Easy Ways to Grow Aquatic Plants and House Fish without a Full-Pond Commitment
Looking for a way to dip your toes into the world of water gardening before jumping in head first? A container water garden is the perfect solution. These miniature ponds provide all the components of a large-scale feature (aquatic plants, moving water, fish, and the ability to draw wildlife) on a smaller, less intimidating, scale. Best of all, they can be created without the aid of shovels or a backhoe.
Containers designed to hold water are often referred to in the trade as water bowls. They are glazed inside and out, have no drainage holes, and come in a variety of colors, shapes, and sizes. Other vessels such as whiskey barrels can also be modified to hold water if a plastic liner is added to prevent leakage. When choosing a container, consider the size of the space where it will be placed, the type of plants you want to grow, whether fish will be added, and if a fountain will be used.
Aquatic plants can be divided into four groups based on growth habits: floating, submerged, floating-leaved, and marginal. When choosing plants for your container water garden, it is important to note that a good combination will create a more balanced ecosystem, which will in turn deter algae growth and promote fish health.
Floating plants such as Water Lettuce (Pistia stratioites) and Frogbit (Hydrocharis morsus-ranae) have leaves which float above the water surface and well developed root systems that trail in the water beneath. They are excellent at filtering and shading the water.
Hornwort (Ceratophyllum distichum) and Cabomba (Cabomba caroliniana) are examples of submerged plants (plants that grow with their roots and leaves completely beneath the water surface). These plants oxygenate the water and feed on excess nutrients, thereby reducing algae growth.
Floating-leaved plants include waterlilies (Nymphaea spp.) and Water Hawthorne (Aponogeton distachyos). Growing with their roots anchored in the soil and their leaves floating on the water surface, they also shade the water and provide protection for fish from predators.
Marginal aquatics grow in shallow water or boggy soil at the pond’s edge and include hardy species such as Lotus (Nelumbo spp.), Cattails (Typha spp.), and Water Iris (Iris spp.), as well as tropicals such as Violet Stem Taro (Colocasia esculenta ‘Fontanesii) and Umbrella Palm (Cyperus alternifolius). These plants feed on nutrients in the water and provide a habitat for frogs and insects to lay their eggs.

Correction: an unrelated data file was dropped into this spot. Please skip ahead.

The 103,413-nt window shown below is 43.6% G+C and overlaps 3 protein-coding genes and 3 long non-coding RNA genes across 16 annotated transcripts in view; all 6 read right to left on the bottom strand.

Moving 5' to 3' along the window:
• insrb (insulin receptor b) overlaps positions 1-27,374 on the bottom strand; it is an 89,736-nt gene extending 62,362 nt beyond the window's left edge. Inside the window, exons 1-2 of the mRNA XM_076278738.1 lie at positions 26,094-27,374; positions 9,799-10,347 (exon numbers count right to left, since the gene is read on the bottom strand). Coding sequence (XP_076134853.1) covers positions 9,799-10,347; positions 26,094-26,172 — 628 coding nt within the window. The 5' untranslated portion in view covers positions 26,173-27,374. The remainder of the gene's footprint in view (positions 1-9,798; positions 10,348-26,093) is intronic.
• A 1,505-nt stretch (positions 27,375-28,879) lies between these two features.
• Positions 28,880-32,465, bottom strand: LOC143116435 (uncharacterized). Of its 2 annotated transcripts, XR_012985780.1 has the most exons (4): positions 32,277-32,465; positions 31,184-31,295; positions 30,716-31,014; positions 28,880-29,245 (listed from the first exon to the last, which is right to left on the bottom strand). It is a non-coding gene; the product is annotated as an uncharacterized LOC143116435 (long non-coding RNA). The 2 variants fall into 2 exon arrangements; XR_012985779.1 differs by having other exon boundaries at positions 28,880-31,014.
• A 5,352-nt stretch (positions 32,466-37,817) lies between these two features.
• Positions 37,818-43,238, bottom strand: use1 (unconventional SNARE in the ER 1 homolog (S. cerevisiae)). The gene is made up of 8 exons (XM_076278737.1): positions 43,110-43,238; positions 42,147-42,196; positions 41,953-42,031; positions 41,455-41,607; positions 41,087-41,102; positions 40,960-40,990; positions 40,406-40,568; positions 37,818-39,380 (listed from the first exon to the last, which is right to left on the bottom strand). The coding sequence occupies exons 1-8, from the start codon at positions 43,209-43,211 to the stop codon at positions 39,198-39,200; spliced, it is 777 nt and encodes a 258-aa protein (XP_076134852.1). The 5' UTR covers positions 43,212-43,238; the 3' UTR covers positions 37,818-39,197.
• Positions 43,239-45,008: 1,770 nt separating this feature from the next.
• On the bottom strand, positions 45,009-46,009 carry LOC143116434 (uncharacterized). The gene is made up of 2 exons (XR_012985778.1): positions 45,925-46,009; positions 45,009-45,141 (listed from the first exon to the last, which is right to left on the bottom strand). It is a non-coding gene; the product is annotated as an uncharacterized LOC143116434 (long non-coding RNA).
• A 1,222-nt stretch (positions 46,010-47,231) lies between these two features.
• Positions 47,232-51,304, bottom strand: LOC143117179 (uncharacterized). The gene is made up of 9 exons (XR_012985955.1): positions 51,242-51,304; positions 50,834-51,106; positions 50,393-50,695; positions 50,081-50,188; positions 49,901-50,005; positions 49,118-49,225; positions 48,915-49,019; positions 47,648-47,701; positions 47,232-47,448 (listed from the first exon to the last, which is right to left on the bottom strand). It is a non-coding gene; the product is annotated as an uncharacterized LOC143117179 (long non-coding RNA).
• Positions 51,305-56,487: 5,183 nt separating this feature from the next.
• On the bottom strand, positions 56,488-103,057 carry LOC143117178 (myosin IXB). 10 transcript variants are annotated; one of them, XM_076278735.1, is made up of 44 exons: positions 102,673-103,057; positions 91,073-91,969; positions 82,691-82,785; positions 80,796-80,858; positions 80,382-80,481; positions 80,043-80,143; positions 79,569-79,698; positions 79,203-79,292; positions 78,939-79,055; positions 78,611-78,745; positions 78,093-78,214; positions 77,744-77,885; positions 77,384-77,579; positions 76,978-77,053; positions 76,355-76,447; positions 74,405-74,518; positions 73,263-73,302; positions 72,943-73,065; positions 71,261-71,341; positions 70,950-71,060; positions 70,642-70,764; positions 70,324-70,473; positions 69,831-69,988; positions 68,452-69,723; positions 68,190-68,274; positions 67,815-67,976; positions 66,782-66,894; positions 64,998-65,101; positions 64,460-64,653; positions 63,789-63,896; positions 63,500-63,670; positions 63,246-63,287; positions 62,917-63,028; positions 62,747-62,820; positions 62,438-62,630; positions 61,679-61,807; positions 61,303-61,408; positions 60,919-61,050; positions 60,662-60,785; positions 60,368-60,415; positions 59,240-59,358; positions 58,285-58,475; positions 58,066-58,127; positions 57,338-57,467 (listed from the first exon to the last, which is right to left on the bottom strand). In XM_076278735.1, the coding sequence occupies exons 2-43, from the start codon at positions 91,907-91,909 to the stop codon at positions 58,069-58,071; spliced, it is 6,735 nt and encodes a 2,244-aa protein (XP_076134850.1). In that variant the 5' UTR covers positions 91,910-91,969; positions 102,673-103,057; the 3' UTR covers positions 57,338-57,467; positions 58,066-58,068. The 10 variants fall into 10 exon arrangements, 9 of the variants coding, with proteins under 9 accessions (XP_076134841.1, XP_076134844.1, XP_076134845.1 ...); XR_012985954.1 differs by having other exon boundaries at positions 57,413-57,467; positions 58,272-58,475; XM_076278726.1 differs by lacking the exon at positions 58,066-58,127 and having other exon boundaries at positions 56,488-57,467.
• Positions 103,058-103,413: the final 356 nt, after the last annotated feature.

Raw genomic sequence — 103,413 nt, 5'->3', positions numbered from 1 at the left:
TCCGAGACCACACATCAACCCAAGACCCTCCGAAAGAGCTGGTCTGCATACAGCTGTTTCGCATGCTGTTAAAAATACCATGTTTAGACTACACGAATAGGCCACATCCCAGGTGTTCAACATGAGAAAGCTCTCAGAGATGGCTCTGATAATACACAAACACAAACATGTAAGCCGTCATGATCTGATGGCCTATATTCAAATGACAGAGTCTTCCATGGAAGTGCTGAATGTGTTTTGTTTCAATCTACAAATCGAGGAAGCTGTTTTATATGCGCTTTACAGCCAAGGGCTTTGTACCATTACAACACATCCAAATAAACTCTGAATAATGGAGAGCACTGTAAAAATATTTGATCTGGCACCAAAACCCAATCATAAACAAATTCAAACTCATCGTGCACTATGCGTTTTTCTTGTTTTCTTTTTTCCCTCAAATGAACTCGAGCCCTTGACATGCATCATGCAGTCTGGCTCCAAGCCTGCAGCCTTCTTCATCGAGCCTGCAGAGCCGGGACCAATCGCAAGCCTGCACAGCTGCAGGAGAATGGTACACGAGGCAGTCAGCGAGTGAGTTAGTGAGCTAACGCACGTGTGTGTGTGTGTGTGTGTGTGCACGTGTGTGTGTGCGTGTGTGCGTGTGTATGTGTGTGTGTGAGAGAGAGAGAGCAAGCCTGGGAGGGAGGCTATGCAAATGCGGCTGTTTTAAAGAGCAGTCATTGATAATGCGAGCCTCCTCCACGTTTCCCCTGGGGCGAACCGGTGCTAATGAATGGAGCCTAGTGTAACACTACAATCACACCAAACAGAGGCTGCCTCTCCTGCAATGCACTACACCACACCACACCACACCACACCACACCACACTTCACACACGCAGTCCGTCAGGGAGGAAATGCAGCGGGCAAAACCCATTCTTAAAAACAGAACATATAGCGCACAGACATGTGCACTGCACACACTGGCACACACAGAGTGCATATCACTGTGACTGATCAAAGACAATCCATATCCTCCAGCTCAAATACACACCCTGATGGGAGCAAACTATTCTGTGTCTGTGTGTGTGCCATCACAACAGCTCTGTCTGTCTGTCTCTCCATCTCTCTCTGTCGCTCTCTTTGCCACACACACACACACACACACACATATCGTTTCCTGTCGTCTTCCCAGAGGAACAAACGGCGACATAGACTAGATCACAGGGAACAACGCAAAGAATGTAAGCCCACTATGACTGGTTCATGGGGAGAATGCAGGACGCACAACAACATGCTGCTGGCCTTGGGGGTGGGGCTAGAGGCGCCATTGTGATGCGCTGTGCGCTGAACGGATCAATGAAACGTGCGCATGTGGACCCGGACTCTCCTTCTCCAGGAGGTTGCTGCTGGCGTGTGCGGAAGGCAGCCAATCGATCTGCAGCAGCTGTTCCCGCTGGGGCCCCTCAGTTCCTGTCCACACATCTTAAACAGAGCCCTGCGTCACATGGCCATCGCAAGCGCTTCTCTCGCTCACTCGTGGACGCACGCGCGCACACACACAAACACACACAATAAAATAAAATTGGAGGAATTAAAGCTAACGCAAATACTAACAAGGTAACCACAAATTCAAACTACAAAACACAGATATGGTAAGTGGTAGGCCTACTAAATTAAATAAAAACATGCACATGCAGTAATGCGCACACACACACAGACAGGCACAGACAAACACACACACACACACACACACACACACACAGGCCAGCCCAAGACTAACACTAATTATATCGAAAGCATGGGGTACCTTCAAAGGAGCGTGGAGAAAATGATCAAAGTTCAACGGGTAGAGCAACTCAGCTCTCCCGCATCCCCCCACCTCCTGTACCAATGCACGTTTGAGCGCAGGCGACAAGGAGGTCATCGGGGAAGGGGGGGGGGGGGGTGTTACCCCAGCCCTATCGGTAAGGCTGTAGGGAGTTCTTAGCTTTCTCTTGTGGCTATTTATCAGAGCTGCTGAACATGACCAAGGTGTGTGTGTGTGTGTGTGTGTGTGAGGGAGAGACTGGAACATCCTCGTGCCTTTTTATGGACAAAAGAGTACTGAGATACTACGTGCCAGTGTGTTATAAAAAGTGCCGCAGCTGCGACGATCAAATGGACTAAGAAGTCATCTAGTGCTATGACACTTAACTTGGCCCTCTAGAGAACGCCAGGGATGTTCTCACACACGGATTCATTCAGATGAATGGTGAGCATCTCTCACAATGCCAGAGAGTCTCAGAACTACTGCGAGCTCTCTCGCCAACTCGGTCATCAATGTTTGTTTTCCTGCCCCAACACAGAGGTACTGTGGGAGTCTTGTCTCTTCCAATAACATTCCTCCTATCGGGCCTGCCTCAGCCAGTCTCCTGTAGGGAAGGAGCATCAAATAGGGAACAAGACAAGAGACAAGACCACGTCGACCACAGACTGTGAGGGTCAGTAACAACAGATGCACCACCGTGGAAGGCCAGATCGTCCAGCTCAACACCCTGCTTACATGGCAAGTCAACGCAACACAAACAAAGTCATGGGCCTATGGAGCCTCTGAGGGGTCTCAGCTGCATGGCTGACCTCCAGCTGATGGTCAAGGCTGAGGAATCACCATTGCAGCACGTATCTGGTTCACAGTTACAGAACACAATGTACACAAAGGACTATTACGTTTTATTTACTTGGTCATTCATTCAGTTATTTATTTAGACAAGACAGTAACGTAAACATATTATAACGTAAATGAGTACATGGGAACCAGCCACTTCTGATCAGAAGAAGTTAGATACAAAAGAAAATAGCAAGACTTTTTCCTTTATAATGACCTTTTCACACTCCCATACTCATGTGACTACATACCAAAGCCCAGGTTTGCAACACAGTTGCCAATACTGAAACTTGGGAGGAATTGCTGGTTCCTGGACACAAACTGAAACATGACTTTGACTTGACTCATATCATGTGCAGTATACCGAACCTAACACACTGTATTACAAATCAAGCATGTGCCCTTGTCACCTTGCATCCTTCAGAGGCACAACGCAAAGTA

Two primary methods are used to plant water bowls. The first is to add a heavy clay loam to the container (soil mixes containing light materials such as peat and perlite should be avoided as these will float to the surface), plant a marginal or floating-leaved plant directly into the soil, add a layer of gravel or polished rocks, and fill the container with water.
A second method is to fill the container with water and place individually potted marginal and floating-leaved plants inside, leaving space for fish as well as submerged and floating plants. A small fountain can be added if the container is placed near an electrical outlet where a submersible pump can be plugged in. If fish are added, opt for small varieties such as goldfish and avoid large species including koi, which will quickly outgrow the container. A good rule of thumb is to add one inch of fish per gallon of water.
Water bowls are easy to maintain. Regular tasks include fertilizing marginal and floating-leaved plants monthly during the growing season with an aquatic fertilizer (submerged and floating plants feed on nutrients in the water and do not usually require additional fertilizer), removing spent leaves and blooms, and monitoring for mosquito larvae. Products containing beneficial bacteria that feed on these larvae can be added monthly. If algae become a problem, algaecides that are safe for fish and plants can be added weekly to maintain water clarity.
Winter care in colder climates includes draining the container to prevent expanding ice from causing it to crack. Hardy plants can be mulched heavily and stored in an area where they will not dry out, while tropical marginals can be moved inside to a sunny room or simply treated as annuals and purchased again the following year. Tropical waterlilies will often form tubers which can be stored in damp peat, sand, or water in a cool garage or fridge for the winter months. Fish can be kept in an aquarium indoors.
So what are you waiting for? Toss aside that shovel, fill up a water bowl, and jump into the world of container water gardening – the water’s fine!
Photos provided by Aquascape, Inc.